Respect and Awareness Within Schools are Necessary to Combat Eating Disorders Among Students

Sophomore+Hannah+Perkins%27+art+piece+titled+%22Pressure.%22+Eating+disorders+cause+individuals+to+have+a+warped+view+of+themselves+and+their+worth.+
Back to Article
Back to Article

Respect and Awareness Within Schools are Necessary to Combat Eating Disorders Among Students

Sophomore Hannah Perkins' art piece titled

Sophomore Hannah Perkins' art piece titled "Pressure." Eating disorders cause individuals to have a warped view of themselves and their worth.

Sophomore Hannah Perkins' art piece titled "Pressure." Eating disorders cause individuals to have a warped view of themselves and their worth.

Sophomore Hannah Perkins' art piece titled "Pressure." Eating disorders cause individuals to have a warped view of themselves and their worth.

Delaney Murphy

Hang on for a minute...we're trying to find some more stories you might like.


Email This Story






Respect and Awareness Within Schools are Necessary to Combat Eating Disorders Among Students

Sophomore Hannah Perkins’ art piece titled “Pressure.” Eating disorders cause individuals to have a warped view of themselves and their worth.

Out of the 1,181 students that attend Walpole High School, 267 students responded to a Rebellion survey regarding eating disorders. Of those 267, 44 of them—or 14 percent of the respondents—admitted to having an eating disorder. Of the 44 respondents, 25 of them admitted to having been affected by anorexia, the most prevalent disorder.

According to the National Eating Disorder Association, anorexia causes an individual to have symptoms that include inadequate food intake and an intense fear of weight gain — all usually due to a low self-esteem related to body image.

 Senior Samantha Chauvin competed in gymnastics for 14 years of her life; however, after suffering from a number of injuries, she quit the sport in July of 2014.

 “I felt like I couldn’t really do anything else other than gymnastics so I started not to take care of myself and stopped eating, and, as a result, I was sent to the hospital a few times,” said Chauvin. “My weight had dropped to 98 pounds and it was then that I realized how serious it was.”

In Nov. of 2014, she was officially diagnosed with anorexia nervosa.

 Chauvin described her eating disorder as being triggered by a lack of self-appreciation.  She said, “I stopped eating and I would look at myself and say ‘You know you’re not skinny enough, keep going.’”

Unlike Chauvin, another senior, Lydia*, had body image issues back in elementary school, long before being diagnosed with anorexia.

“Nothing meant more to me than being accepted, which was something I just couldn’t seem to feel,” she said.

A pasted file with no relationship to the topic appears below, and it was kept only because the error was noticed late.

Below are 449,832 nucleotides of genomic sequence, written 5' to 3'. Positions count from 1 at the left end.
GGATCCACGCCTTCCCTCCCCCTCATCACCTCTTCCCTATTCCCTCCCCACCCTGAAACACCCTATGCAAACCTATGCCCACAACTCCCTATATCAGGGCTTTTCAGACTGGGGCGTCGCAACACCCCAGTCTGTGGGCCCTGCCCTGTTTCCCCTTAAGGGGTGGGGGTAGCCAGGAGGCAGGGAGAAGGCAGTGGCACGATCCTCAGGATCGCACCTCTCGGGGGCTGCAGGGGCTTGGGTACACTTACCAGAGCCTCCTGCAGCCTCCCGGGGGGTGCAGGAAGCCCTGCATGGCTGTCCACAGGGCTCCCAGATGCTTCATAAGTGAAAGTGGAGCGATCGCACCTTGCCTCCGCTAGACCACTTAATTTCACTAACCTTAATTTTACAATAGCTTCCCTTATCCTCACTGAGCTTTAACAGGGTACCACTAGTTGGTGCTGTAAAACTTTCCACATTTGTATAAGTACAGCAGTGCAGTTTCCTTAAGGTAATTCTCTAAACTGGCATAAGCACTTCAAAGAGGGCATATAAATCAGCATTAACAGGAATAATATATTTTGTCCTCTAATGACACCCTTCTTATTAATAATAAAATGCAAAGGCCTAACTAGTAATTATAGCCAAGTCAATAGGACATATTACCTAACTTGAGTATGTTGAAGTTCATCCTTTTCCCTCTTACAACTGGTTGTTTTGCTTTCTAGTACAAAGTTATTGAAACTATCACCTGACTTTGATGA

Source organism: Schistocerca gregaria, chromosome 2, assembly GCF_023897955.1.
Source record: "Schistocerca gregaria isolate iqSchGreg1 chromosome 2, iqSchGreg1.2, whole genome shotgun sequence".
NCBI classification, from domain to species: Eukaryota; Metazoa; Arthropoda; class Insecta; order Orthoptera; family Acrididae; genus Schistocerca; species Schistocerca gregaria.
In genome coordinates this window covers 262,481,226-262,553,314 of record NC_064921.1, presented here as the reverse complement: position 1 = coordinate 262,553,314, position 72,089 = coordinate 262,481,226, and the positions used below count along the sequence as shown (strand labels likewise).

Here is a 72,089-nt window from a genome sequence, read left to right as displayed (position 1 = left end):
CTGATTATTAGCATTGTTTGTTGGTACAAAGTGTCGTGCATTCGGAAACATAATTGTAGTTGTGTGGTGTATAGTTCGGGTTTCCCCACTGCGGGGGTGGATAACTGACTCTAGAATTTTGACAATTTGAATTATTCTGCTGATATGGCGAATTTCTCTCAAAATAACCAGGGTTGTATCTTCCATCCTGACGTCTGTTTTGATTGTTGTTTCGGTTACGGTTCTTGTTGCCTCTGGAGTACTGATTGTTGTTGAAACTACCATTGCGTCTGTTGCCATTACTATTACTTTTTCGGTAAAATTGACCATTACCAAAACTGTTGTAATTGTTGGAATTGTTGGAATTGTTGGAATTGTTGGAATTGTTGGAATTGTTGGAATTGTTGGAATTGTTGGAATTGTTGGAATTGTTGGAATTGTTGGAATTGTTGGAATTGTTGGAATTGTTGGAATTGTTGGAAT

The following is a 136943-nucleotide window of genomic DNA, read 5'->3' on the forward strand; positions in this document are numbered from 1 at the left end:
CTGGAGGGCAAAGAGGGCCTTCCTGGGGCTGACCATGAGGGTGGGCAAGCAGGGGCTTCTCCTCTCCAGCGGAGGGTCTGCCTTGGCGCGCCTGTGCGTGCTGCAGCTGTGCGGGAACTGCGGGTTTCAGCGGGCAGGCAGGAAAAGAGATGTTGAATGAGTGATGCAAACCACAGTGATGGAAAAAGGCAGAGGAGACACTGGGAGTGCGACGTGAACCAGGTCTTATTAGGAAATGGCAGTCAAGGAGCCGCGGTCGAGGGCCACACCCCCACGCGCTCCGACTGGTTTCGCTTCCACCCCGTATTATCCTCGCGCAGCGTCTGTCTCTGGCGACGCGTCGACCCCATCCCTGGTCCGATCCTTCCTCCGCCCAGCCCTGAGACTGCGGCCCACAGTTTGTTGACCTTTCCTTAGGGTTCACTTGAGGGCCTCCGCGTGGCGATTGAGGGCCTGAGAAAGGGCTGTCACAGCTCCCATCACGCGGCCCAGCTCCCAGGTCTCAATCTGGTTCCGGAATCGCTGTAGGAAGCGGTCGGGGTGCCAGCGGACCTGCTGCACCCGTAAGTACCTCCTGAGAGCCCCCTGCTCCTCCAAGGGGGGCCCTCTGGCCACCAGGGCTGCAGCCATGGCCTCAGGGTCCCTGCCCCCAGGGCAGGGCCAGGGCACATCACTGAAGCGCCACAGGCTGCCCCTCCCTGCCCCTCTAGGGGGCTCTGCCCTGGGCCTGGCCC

“The thoughts started in 4th grade when the [negative] comments started,” she said, “and I began noticing my body and seeing food differently.”

 Lydia did not only control her eating habits. She described the struggle of body image and changing her wardrobe to solely baggy shirts and sweatpants. Besides taking a toll on her physical health, her mental health was also in shambles. Lack of proper nutrition led to severe oral problems as well. She did seek help for her dental health problems and treatment made it better, however, her self confidence received severe blows with every passing day.

“I wasn’t skinny enough for real clothes in my mind. That was for pretty girls,” Lydia said.

Chauvin and Lydia received treatment at Walden Behavioral Care Unit at Children’s Hospital in Waltham and Braintree respectively in early spring of 2015.

“I didn’t realize how strict it was going to be,” Chauvin said. “You couldn’t have sweatshirts with hoods or pockets or anything with strings so that was really difficult adjustment for me.”

“One of my friends told people about what was going on in my life and it began to spread around and so I became extremely self-conscious,” Chauvin said. “People would make jokes about it, I would hear people around me at lunch saying how they had to diet to get skinny, which was really hard for me to hear considering some of those girls were the ones I wanted to ultimately look like.”

Chauvin and the other senior now attend weekly therapy sessions.

As Chauvin recovered, she adopted a new perspective.

“I found myself, I found my identity […] and I realized I can live without gymnastics and that there are a lot of other things that I can do.” She also said that her experience inspired her to go to Fairfield to become a nurse to help people in similar situations to her.

Lydia expressed her gratitude towards those who helped her through treatment.

“It’s all about perspective, I never want to forget what’s important and true again,” she said.

Speaking of truth, Walpole High needs to take a look in the mirror.

Walpole High organizes assemblies on topics including depression, dating violence, the SOS box and suicide in order to keep students healthy. Meanwhile, students learn about eating disorders in a required, one-semester health class. Eating disorder education at Walpole High exists, but is not successfully keeping students safe.

However, those in our community need to be aware that eating disorders and body image issues stem directly from our societal values. When we critique people with superficial comments, rude jokes, or judgemental remarks, we significantly influence those around us. We create an environment for eating disorders when we create a society of disrespect, immaturity and intolerance. Through teaching students about respect and awareness, we can help spread positivity surrounding body image.

*Name changed to protect identity of anonymous source.